Every Braithwaite painting is a tantalising mix of fact and fiction delivered in the compositional styles of traditional portraiture. They belie their apparent simplicity by becoming visual riddles in which overlays of social signifiers and cultural dynamics come to establish dream-like psychological narratives.
Home Truths uses irony and contradiction, the symbolic and the metaphoric. Braithwaite pushes imbalance, builds a collective subconscious and celebrates personality foibles. The animals have become performers, displaying human characteristics and behaviours.
Good as Gold (2013/14) and Fool’s Gold (2013/14) have been informed by an early Victorian era photograph taken in Skippers Canyon, Central Otago, during the gold rush. The Capuchin monkey wore a cap and had a pipe. Braithwaite uses those props again as personality and character keys. The monkey’s gaze is directly on the viewer and in a typical Braithwaite manner there comes an inversion of hierarchy. The obsessive search for gold by humans is delivered as paradoxes and questioned by the monkey. All that for this?
Go for Gold (2013/14) pointedly questions our values. The endangered Otago skink shoulders the (impossible) burden of a (seemingly oversized) gold nugget and is presented as trapped in the growing darkness of its own landscape.
Sharp contrast and humour underpin most of Braithwaite’s painting practice, too. Time Will Tell (2013) is an incisive joke about the passing of time, personality and character, social position and the inevitable gap between perception and deception. Marking Time (2013/14) attaches the legend of the Mackenzie Country dog by wrapping it in a shawl of Mackenzie tartan. Gold Trail (2013/14) uses the beckoning gold-tipped walking stick held in the dog’s mouth as an invitation to walk down the remembered paths and tracks back to gold itself.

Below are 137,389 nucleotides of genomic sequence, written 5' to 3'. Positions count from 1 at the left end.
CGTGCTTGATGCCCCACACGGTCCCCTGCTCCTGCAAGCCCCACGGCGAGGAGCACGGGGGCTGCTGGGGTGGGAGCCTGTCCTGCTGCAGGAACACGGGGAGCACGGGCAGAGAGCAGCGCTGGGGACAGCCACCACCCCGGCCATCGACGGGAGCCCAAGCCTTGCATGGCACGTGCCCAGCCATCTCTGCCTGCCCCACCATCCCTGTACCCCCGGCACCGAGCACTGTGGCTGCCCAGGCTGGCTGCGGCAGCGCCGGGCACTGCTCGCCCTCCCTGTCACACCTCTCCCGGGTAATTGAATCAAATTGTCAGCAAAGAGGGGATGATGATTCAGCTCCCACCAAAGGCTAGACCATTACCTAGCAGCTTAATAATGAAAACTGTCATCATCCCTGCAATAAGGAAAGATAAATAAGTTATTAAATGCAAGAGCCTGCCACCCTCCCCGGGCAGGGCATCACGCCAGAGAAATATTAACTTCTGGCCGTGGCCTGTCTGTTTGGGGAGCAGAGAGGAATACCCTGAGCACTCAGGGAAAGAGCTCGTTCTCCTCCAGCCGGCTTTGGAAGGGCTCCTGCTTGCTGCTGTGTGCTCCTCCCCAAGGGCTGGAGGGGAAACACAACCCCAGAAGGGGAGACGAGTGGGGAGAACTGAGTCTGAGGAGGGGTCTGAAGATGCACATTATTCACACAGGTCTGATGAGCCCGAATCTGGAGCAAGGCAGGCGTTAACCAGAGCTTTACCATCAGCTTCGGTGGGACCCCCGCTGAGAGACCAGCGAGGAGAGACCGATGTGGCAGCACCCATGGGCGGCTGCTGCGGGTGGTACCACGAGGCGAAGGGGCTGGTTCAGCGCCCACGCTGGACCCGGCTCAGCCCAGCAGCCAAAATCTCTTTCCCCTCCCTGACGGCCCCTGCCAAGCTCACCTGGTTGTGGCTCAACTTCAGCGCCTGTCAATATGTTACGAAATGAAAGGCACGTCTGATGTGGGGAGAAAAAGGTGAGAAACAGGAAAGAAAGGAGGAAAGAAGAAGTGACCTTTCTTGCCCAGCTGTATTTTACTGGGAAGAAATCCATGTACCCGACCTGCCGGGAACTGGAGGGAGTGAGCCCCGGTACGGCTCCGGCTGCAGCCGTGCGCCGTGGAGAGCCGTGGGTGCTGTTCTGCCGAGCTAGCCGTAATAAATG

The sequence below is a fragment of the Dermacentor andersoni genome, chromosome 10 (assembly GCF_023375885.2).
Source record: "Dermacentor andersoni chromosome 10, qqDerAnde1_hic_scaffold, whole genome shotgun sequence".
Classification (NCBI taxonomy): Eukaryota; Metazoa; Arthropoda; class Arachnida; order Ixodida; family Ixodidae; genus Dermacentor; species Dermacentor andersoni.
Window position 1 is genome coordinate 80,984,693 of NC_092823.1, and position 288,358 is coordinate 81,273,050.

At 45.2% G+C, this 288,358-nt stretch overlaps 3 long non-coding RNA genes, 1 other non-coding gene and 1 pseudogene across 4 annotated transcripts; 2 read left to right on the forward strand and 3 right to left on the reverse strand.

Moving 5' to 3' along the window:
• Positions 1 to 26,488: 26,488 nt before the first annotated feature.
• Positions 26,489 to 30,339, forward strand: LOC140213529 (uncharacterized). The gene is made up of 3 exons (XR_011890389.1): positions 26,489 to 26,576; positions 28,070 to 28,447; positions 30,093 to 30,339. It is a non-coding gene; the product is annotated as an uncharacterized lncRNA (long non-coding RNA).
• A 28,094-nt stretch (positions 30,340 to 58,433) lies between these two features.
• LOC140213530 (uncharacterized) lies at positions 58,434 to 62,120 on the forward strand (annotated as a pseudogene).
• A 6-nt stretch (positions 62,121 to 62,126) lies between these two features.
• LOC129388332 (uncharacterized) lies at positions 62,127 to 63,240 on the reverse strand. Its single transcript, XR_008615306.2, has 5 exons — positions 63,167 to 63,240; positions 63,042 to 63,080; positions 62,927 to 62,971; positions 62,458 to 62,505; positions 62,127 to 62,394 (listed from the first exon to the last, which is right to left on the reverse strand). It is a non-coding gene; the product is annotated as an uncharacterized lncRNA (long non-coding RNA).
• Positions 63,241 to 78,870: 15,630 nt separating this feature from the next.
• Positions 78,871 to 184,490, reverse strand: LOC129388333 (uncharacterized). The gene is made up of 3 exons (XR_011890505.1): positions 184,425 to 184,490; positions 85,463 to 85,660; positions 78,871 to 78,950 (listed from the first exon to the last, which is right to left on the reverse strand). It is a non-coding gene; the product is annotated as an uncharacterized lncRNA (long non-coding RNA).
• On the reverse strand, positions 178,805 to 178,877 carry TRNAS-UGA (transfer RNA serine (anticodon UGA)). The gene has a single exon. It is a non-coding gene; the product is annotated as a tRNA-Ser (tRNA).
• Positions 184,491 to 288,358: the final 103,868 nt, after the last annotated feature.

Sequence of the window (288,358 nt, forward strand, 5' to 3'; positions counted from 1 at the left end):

Colourful Memory (2013/14) is an assured delightful visual art-joke. It is also an unusual work in Braithwaite’s career in having explicit biographical content and the impulse of childhood memory - of the family goat and Dutch still lifes on place mats.
By any criteria applied, Grand Times (2013/14) is a major work and a tour de force. A Victorian lounge scene is set. One skink stands on a mantle clock, the other sits on a royal blue upholstered chair. The accessories add identity, becoming markers of class and status. Each holds a gold nugget insouciantly, tails nonchalantly draped, while surveying their triumphant circumstance with trapped self-consciousness.